have been lobbying strongly and have
had private meetings with council plan-
ners and councillors.
This is unfair. How do they get to have
meetings/briefings when the residents
of Cape Paterson and the Cape Pater-
son Residents and Ratepayers Associa-
tion do not get the same type of input/
invitation. Is this once again the big end
of town getting the say when the people
who pay the rates and support the local
area get nothing?
Let’s face it – developers are only in
it to make money and have little or no
regard for ‘community’.
Merril and Barry Bolton, Cape Pa-
I have lived in Grantville for 12 years
and have been actively involved with my
community both as a volunteer and as
a community spokesperson. I’m also
co-owner of French View Caravan Park,
home to 70 permanent residents, and
I own several investment properties in
the Bass Coast Shire. I pay more than
my fair share of Council Rates.
In my experience as president of the
Grantville & District Business & Tour-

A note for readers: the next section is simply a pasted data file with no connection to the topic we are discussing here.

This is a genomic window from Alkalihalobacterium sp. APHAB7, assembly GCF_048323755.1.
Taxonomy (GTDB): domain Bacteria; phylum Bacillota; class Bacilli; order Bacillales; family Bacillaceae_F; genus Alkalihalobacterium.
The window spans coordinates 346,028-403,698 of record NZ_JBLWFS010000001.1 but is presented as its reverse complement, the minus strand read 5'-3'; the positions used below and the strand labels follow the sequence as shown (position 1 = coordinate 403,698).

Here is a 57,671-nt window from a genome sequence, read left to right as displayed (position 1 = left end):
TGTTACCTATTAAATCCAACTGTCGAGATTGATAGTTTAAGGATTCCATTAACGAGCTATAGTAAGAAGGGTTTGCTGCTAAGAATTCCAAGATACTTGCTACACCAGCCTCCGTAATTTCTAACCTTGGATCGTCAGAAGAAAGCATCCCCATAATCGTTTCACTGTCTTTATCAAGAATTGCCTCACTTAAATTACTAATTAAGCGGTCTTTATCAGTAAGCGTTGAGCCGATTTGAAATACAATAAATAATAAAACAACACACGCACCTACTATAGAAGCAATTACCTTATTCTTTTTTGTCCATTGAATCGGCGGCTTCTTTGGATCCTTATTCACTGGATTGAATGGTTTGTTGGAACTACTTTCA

ism Association, the Residents and
Ratepayers Association and The Grant-
ville & District Memorial Park Com-
mittee of Management, I have had the
opportunity to work closely with a vari-
ety of council departments and council
officers. In my capacity of property in-
vestor and small time developer, I have
also had direct dealings with the Town
The main issue for Bass Coast Shire
Council is not that its employees aren’t
diligent, hard-working and dedicated
individuals, nor that it is bureaucrati-
cally ‘top heavy’, which indeed it might
be, but that it’s officers are very ‘process
focused’ not ‘outcomes focused’.
A great deal of community frustration
arises from this endemic cultural prob-
lem of departments being so completely
focused on ‘process’ that concrete out-
comes seem to become an unnecessary
Consultations, facilitations, bureau-
cratic data chasing, safety auditing,
daily e-mails, record keeping, are all
part of the process of protecting and
justifying one’s position within the bu-
reaucracy. This is real and demanding
work but it doesn’t achieve a lot in the
way of concrete outcomes.
A community should not have to
start a petition, collect signatures, have
meetings, consult with the public, do a
survey, collate the results of the survey,
lobby councillors and present the case
at a council meeting in order to get a
fence around a park which is right next
to a major arterial road.
Ratepayer money should not be wast-
ed on paying exorbitant consultancy
fees for an expensive report that simply
identifies the obvious.
Long-winded processes in order to
establish what is blatantly obvious,
does not make for good relationships
between the electorate and the council.